Now that the government has confirmed that the temporary rules allowing the conversion of offices into homes is to be permanent, and extended, POS has expressed its concerns, including that of poor environmental and amenity standards for such homes.
Mike Kiely, Chair of the POS Board of Trustees, told Planning magazine that the Society had been opposed to the permitted development rights for some time, adding that in some cases it had resulted in low quality housing coming forward. "Residential is clearly important but so are jobs, and this is not targeted at vacant offices in any sense whatsoever," he added. "We have experience of occupied offices being given notice to quit in order to bring this forward. We are going to run into a problem of affordable office space before very long."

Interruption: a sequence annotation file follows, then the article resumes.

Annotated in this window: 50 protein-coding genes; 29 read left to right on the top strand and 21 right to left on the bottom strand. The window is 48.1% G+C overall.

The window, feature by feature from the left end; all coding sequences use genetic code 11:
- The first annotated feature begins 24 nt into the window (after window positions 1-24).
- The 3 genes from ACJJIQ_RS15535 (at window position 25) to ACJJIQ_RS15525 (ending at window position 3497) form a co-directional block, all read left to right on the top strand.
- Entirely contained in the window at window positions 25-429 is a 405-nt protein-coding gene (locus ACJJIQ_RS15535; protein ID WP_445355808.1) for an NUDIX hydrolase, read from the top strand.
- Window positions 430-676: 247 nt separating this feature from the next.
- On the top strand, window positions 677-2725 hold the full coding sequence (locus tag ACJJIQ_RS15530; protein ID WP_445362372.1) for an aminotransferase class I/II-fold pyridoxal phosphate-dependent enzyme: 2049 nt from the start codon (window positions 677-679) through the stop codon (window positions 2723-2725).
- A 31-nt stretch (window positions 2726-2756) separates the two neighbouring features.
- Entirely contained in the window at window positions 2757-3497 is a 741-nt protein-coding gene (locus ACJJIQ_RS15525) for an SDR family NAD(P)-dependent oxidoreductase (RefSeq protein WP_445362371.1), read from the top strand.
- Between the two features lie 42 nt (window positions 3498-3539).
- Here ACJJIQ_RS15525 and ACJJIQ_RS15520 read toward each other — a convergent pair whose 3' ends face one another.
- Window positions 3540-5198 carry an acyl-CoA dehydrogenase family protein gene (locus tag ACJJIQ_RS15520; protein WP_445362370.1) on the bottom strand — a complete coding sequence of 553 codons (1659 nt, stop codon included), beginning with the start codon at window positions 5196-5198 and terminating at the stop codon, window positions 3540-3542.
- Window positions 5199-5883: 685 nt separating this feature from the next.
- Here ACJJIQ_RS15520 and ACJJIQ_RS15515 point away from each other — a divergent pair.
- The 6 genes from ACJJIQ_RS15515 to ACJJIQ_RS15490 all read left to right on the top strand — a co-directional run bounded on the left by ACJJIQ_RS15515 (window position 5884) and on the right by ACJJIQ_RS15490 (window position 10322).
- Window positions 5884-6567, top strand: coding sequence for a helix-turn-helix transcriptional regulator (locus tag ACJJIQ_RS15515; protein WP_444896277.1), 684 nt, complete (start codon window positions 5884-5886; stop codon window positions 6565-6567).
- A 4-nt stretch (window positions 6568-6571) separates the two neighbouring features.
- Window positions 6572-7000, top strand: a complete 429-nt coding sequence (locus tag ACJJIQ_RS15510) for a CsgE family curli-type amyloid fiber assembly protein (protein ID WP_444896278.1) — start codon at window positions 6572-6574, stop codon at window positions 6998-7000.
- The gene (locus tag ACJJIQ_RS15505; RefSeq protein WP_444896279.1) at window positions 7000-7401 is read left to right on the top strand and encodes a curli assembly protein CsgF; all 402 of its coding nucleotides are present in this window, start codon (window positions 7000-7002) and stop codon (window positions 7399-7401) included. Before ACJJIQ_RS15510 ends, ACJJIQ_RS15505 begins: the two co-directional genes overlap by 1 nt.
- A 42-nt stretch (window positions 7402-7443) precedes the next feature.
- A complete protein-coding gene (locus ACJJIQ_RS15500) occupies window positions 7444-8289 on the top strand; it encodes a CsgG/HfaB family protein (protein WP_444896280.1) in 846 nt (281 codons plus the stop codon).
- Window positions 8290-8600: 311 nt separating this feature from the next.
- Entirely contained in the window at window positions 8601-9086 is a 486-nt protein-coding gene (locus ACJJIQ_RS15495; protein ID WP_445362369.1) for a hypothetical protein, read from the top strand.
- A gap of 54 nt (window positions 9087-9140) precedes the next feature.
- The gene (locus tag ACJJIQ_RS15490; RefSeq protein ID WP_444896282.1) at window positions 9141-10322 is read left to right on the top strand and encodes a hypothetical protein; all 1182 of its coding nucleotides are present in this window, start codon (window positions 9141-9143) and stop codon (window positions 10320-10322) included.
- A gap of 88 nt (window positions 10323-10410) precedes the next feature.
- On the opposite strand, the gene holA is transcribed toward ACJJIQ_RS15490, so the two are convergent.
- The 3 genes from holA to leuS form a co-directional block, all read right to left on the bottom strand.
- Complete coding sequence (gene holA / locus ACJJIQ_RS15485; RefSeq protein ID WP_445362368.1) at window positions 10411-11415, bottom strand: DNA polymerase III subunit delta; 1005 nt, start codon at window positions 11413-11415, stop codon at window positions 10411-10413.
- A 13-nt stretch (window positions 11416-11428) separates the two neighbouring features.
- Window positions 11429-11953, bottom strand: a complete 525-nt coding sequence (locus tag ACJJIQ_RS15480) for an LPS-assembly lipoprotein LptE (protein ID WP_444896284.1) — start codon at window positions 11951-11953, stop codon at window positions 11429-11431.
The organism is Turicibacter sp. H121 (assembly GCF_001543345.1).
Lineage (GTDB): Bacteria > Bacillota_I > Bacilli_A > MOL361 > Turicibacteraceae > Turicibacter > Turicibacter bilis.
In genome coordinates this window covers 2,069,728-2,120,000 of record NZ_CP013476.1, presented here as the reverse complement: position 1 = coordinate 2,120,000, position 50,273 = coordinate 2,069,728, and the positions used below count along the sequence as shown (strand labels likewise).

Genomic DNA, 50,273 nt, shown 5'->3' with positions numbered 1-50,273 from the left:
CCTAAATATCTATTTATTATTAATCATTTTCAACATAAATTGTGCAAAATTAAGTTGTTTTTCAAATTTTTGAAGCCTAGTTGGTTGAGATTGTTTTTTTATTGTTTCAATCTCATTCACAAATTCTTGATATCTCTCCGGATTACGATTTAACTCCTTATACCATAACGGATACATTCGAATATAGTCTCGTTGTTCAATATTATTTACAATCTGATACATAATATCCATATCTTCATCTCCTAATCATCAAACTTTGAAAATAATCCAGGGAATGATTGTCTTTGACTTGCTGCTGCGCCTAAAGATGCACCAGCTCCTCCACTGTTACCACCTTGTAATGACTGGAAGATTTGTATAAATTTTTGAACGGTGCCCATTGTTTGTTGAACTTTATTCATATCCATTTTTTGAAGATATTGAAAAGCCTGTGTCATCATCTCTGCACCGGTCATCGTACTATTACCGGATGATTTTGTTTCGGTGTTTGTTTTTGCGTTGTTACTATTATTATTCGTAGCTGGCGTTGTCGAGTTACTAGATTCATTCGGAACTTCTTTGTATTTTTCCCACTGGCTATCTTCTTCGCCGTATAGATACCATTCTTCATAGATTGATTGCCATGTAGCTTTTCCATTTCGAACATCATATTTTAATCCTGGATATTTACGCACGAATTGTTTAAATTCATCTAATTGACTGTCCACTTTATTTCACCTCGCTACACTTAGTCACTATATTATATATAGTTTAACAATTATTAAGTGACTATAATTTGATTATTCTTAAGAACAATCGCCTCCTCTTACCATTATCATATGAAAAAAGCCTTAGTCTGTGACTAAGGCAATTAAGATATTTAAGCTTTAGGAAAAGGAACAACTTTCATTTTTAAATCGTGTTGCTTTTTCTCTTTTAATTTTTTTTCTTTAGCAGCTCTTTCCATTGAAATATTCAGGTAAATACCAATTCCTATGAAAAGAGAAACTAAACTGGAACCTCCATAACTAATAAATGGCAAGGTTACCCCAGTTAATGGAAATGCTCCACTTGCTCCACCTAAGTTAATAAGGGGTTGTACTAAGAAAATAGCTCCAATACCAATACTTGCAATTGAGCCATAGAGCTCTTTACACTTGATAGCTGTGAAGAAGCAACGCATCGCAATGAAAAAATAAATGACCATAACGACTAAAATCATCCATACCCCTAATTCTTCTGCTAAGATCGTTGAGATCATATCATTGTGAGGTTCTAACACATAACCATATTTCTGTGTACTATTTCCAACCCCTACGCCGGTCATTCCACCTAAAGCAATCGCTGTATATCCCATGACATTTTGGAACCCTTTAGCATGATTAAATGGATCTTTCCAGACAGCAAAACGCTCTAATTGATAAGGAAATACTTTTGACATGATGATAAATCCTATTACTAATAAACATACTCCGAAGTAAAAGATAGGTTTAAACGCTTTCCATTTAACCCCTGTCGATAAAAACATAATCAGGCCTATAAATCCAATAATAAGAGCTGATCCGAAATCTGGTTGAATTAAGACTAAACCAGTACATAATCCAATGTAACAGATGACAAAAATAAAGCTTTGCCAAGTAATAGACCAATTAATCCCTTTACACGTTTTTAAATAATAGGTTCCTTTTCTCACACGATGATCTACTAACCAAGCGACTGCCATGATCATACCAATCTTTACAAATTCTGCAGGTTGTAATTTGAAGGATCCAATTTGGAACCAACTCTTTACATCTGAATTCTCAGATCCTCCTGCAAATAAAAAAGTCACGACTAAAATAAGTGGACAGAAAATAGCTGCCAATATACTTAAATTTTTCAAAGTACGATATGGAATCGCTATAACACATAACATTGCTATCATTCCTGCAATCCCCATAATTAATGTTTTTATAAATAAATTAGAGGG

The government has also announced its intention to introduce a permitted development right to allow the conversion of launderettes and light industrial units into homes, subject to prior approval by the LPA. Kiely has raised concerns about the proposals with Planning, outlining that launderettes provide an essential service, often in deprived areas. He added that industrial units "are fundamentally not designed to be residential". He said: "Quite often they are metal framed buildings with a thin cladding on, they do not lend themselves to conversion at all." He added, "They tend to be located in industrial areas, which are characterised by noise, smells and heavy traffic."